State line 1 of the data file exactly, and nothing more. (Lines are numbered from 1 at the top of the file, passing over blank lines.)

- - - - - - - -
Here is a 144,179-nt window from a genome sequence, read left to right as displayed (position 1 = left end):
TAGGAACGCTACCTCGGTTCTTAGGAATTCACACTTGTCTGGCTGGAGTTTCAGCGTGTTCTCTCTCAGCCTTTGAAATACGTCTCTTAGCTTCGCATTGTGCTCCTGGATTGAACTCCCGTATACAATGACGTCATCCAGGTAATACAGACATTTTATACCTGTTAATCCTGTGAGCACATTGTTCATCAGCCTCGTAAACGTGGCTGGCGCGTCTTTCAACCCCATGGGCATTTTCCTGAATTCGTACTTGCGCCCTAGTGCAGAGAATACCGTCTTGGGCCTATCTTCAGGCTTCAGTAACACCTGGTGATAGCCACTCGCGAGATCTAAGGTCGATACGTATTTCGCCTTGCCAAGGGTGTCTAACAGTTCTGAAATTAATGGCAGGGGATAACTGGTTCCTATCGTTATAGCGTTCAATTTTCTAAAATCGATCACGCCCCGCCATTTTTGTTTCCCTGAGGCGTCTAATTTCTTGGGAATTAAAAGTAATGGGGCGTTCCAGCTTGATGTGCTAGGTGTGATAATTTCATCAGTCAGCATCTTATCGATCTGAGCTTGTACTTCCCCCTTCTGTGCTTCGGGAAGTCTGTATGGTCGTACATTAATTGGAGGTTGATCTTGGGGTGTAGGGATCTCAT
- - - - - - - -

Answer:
Here is a 144,179-nt window from a genome sequence, read left to right as displayed (position 1 = left end):